2. Hi, I read your article and have started looking at SugarCRM and vTiger as a way of tracking pastoral information etc. but because the CRM products are so tied to accounts, leads etc. I am finding it hard to imagine how you might set it up to use it for the things you described.

    Could you give me any feedback on the relationship between CRM objects such as leads, opportunities / potentials, accounts, contacts etc. and the church ‘objects’ we’re familiar with e.g. people, events, prayer requests, pastoral information etc.

    This would really help me, especially if you have a demo system already set up that I could maybe take a quick peek at.


  3. I’ve been looking at CRM/ChMS solutions for some time now…I’m still not totally settled…but since I use bluehost for hosting, I figure I’ll take a try with SugarCRM (personally, I’m an ASP.NET/IIS guy…but there isn’t much out there in the way of crm/chms on that platform). Have you implemented SugarCRM for your church? Are you aware of a community of church users utilizing and customizing SugarCRM?

  4. I am looking at solutions for a large church doing very well in the community. I am trying to stick with open source solutions so that the design will have good product support and fairly easy to find plug-ins / add-ons. I am gathering plenty of information on what may be good things to put into the CRM, then I will be designing and testing two different platforms for them to decide which is best. Because this is work for the greater good, I setup a page to start keeping notes on both designs, failings, shortcomings, and positives from two different solutions. Please feel free to contact me if you have any questions or something you would like to see yourself and I will gladly share. I am going to try SugarCRM, SharePoint, and possibly Microsoft Dynamics. LIke SugarCRM, SharePoint has a free version as well.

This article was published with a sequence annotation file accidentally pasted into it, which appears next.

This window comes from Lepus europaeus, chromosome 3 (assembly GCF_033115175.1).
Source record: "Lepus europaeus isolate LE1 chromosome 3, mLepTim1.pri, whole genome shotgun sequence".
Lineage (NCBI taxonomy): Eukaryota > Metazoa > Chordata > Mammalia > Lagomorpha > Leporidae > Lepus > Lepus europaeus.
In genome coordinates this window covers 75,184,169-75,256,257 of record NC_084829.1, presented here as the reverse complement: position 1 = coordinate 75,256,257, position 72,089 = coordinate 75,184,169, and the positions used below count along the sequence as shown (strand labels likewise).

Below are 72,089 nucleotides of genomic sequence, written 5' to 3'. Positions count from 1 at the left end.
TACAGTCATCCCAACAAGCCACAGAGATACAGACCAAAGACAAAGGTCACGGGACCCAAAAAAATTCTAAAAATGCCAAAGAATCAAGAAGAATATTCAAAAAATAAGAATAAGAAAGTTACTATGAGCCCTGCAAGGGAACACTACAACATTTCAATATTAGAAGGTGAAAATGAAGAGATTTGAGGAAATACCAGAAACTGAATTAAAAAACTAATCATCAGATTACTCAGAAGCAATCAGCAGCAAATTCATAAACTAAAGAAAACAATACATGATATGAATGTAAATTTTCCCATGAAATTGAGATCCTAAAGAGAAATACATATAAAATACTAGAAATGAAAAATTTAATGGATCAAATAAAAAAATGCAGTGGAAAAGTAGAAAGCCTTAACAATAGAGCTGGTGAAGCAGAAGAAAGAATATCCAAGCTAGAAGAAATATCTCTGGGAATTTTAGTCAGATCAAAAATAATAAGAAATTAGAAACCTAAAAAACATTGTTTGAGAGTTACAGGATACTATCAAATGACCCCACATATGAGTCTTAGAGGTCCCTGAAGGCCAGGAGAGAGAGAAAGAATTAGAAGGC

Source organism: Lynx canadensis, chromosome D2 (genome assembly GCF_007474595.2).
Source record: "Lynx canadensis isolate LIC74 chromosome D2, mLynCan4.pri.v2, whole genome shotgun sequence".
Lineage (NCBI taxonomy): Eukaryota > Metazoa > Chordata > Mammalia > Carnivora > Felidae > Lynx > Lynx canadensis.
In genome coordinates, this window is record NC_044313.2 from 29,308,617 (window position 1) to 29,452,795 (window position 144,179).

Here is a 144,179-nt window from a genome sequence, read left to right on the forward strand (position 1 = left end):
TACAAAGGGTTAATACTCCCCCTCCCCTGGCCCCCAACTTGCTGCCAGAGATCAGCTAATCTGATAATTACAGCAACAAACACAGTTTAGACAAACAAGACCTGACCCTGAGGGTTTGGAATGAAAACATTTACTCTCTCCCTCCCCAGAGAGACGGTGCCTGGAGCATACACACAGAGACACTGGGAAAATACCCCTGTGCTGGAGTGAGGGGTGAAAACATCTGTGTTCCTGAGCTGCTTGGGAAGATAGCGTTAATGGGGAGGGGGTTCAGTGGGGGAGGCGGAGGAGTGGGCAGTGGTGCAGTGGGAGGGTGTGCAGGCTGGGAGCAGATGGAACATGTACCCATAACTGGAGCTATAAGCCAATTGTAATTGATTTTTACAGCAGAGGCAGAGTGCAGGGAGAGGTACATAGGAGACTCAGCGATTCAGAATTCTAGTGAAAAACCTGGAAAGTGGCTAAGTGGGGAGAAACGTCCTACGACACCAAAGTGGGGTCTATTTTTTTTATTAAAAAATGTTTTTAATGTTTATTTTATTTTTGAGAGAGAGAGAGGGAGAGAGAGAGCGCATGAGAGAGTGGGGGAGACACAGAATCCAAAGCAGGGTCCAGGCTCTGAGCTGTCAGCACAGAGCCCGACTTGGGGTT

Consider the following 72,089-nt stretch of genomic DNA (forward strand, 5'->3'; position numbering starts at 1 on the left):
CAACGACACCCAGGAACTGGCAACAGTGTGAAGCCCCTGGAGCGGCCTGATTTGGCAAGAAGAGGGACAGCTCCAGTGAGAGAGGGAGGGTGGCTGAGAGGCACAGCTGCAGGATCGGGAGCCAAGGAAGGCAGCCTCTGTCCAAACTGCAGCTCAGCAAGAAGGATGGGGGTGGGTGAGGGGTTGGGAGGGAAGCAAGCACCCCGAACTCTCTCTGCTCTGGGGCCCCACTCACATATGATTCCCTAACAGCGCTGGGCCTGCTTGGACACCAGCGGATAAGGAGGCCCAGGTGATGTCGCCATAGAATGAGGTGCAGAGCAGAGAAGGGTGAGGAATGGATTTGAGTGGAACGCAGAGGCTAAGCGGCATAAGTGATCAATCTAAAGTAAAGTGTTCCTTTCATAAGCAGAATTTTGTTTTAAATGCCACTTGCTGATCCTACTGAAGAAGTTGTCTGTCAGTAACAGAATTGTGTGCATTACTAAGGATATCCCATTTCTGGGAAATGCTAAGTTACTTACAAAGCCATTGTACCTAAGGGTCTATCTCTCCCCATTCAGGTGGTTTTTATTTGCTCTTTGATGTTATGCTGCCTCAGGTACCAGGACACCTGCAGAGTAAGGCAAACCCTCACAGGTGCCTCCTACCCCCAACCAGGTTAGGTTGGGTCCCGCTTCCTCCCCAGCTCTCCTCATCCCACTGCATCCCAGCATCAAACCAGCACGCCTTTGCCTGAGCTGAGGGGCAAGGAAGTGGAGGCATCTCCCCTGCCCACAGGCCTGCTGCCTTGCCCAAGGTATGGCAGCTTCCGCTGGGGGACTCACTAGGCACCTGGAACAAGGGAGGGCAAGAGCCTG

I hope to compare SharePoint and SugarCRM, hopefully I will not get involved with Microsoft Dynamics since it is not free.